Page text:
Dates Ramadan 2

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Hurma

When you hear imam’s voice calling for the prayer from all minarets of the city, you know that everyone fasting is ready to break their fast. Some people are sitting at a perfect dinner table with a warm soup, a kind of meat as a main dish and various side dishes like rice pilaf, stuffed bulgur kofte, stuffed grapevine leaves or cabbage rolls, a green salad or cacik and a Turkish dessert to end their meal while unfairly enough, some people have just one kind of dish or just tomato, cheese and olive to end their fast. As we witness all over the world, not all people have the same chance of having the same food. However, when they hear imam’s voice as a reminder for breaking their fast, they all have the same feeling. Whatever they have on their table, they think they deserve to eat it after a long fast.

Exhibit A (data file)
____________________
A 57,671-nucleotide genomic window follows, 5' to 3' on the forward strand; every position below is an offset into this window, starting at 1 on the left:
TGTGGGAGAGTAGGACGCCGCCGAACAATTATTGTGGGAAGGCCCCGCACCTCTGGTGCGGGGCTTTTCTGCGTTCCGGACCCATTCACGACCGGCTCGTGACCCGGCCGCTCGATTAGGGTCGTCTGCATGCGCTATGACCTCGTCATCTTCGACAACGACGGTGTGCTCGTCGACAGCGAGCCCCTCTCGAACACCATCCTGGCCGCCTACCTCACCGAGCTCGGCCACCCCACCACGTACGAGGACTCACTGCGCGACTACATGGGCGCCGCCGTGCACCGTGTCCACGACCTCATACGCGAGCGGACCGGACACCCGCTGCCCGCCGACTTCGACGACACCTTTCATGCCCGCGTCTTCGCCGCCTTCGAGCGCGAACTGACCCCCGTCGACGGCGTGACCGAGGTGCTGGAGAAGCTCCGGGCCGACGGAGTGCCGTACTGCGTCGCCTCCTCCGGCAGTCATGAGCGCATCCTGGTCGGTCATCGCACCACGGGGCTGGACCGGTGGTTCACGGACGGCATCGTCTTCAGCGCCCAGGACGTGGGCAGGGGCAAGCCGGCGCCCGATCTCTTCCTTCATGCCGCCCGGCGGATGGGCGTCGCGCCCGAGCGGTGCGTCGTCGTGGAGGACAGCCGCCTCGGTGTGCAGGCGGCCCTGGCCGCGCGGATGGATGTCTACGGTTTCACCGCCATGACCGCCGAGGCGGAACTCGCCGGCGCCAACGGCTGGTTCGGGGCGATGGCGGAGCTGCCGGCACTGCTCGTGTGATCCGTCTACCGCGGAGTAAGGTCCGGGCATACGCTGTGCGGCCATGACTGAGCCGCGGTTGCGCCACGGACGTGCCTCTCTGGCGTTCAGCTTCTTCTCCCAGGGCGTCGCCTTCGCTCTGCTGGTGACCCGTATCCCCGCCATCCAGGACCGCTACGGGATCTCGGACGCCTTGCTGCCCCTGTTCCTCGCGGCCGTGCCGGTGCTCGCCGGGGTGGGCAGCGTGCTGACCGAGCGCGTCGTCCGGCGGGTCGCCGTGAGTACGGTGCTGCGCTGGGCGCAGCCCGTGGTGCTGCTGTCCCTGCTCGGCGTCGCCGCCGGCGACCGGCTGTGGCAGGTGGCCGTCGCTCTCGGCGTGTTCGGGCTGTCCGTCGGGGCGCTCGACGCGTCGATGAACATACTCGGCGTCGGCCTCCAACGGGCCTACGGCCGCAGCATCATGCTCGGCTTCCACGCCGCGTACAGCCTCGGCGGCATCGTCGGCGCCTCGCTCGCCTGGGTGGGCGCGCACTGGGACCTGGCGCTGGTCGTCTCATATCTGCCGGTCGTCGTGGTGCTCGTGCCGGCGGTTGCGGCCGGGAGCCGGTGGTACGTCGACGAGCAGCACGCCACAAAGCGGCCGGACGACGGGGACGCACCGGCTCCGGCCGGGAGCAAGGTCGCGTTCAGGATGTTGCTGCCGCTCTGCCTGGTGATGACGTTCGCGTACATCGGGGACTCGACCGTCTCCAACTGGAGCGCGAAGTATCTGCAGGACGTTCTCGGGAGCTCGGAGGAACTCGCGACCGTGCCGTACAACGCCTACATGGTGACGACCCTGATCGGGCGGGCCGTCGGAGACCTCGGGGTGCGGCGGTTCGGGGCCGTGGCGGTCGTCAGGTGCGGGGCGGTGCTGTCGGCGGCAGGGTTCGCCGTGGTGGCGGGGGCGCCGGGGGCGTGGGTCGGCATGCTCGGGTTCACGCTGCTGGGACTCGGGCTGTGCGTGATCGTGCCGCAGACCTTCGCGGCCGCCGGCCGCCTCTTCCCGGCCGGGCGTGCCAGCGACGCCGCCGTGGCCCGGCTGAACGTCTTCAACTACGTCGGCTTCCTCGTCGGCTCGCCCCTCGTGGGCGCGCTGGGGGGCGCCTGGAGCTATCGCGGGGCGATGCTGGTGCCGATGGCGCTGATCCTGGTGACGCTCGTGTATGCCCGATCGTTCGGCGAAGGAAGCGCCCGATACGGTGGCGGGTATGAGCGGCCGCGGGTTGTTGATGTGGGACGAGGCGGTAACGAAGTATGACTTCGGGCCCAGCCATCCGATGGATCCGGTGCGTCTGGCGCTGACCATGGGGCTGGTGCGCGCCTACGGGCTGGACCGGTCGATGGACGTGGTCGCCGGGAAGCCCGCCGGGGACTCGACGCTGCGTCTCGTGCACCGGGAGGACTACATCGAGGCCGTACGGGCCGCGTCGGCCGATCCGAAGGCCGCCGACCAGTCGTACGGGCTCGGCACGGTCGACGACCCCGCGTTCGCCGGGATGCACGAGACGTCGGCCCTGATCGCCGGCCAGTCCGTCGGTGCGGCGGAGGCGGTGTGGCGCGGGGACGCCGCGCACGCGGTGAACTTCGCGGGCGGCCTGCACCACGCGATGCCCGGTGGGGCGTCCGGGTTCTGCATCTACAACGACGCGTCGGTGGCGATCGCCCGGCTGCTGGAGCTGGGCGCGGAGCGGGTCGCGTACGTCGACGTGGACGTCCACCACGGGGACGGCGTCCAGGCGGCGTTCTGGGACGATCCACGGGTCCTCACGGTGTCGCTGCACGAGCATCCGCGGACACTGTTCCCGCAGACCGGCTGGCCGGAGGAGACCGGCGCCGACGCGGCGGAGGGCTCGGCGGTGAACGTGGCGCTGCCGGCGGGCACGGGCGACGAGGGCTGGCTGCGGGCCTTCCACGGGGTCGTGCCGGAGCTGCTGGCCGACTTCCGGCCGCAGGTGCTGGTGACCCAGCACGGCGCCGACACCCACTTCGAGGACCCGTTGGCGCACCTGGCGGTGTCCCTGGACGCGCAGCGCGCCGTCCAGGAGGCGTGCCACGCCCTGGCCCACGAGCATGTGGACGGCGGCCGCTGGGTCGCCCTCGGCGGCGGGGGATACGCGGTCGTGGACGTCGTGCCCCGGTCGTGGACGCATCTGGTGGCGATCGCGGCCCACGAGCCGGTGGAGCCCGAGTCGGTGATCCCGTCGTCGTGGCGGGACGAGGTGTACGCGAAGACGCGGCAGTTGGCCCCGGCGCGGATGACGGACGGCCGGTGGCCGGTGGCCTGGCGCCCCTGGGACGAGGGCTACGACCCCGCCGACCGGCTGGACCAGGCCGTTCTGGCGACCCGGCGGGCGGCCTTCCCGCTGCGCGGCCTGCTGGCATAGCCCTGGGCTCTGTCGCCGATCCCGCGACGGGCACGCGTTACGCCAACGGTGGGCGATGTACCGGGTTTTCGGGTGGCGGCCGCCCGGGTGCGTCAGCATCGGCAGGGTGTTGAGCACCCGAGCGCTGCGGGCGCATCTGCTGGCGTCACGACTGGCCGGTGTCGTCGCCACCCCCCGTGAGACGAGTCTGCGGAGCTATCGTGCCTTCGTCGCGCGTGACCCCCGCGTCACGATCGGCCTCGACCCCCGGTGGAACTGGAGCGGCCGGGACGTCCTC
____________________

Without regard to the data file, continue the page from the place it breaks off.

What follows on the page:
Breaking fast is not simply eating something for muslims. They generally take care to have certain foods at the very begining of meal. Dates (hurma in Turkish), which are known as the fruit of heaven, are on top of this list. The rest are olives and water. As these are holy for muslims, it’s important for them to start their meal with these. Dates, olive, and water have a special place in the holy book Quran, so muslims feel closer to God when they have these first. Why are dates more important for muslims during Ramadan? It’s said that our prophet Muhammed used to break fast with dates, and muslims want to follow him by having dates at the beginning of their meal. I think the prophet Muhammed had a good reason for this. He knew that the amount of sugar in dates would help people’s bodies and overcome low blood sugar caused by hunger during the day, so he advised muslims to break fast with these fruits of heaven. In addition, it’s told in Quran that God helped Meryem telling her to eat dates to bear her baby easily. Doctors still advise pregnant women to have dates during and after their pregnancy. They say that dates contain a big amount of sugar and this helps both recovering weak bodies of new mothers and increasing the amount of milk their babies need. Dates have many other benefits for health as they contain fruit sugar, vitamin A and B, calcium, phosphorus, protein, iron, potassium, magnesium, zinc. As you see, it has the ingredients of most medicine. With these features, it is like a natural medicine against many diseases.